Imagine being an employer and finding all these self trained, unemployed people - how would this influence you in deciding what software to buy ??



Imagine you were unemployed and they made you an offer like this ??



No matter the motive, an investment like this in the unemployed and students is an investment in everyone's future.



SolidWorks' management and marketing are definitely a lot more savvy than PTC's.
 

swcalvert

New member
I'm going to have to take some offense with mgnt8's statement about (the windows-based UI was phased in over 3 years). Unigraphics did it in one and it worked. And, are you saying it's over? WAS, is past tense, as fas I'm concerned, it ain't over yet. They still have some work to be done. I'm getting PTC Knowledge Base Notifications everyday about some problem with 'Wildfire and/or Intralink 3.3'



Steve C
 

Sidemout

New member
It sounds like mgnt8's comment about who SW sells CAD to is a slam... but it's really the truth. Especially for smaller companies, the line between an engineer and designer is getting very blurred. Many companies are hiring engineers to do the work of both. SW is at a huge advantage here. It is much easier to just sit down and intuitavely make parts in SW.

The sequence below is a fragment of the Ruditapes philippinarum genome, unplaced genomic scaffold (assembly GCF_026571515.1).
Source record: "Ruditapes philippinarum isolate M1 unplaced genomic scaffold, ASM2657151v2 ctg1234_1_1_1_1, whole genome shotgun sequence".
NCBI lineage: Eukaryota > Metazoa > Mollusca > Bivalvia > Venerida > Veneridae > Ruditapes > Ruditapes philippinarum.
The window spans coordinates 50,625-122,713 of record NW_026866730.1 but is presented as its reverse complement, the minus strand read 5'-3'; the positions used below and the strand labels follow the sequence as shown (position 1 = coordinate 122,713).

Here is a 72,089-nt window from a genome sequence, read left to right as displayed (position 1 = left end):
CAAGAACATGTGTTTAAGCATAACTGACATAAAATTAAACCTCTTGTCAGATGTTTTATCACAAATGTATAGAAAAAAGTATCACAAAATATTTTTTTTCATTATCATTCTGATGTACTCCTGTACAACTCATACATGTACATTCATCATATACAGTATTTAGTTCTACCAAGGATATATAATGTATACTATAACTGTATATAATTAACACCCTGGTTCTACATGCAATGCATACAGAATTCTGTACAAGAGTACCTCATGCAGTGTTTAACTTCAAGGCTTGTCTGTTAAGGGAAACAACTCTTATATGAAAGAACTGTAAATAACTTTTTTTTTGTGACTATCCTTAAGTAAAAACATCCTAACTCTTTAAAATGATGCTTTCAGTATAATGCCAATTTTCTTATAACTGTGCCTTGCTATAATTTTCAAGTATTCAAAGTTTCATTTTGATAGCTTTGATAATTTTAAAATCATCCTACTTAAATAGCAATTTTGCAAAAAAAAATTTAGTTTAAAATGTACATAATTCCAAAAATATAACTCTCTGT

The issue of Pro/E having more functionality is a moot point. The response is So what, if one doesn't use that functionality, who cares?
 

swcalvert

New member
I guess that's what I'm trying to say. Functionality plays a greater part in the decision of which software to buy. And right now, Pro/E is harder to use, therefore, SW and UG are out selling it. Until Pro/E gets easier to learn and use, the bottom line will remain where it is today, at the bottom.



Steve C
 

dougr

New member
Point of order:



SolidWorks IS NOT EASIER TO USE.



They just make it sound like it is.



They just have savvier marketing and savvier people in general.
 

swcalvert

New member
You're right, Doug. I am not a SW user, I do know of people who either used it or are using it now and they have said that it is easier the use/learn than Pro/E.



Steve C
 

dougr

New member
Think SW was easier once - before my time - when it's fuctionality was pretty limited.



But Pro/E's got easier and SW more complicated.



Never thought I'd ever say this but intent manager is easier than SW sketcher.
 

swcalvert

New member
Well, I said this before and I'll say it again. Pro/E's sketcher is the easiest I have ever seen/used because it has to be - everything in Pro/E is based on it. You people that have never used a true features based CAD program are really missing something.



Steve C
 

dflockton

New member
dougr, you amaze me. I haven't been reading the forums for most of the summer so I guess I've missed your re-birth. Last I remember you held your fingers to form a cross at the mention of intent manager. Now you like it? It's nice to see but I gotta read more often or shocks like these could send me to an early grave.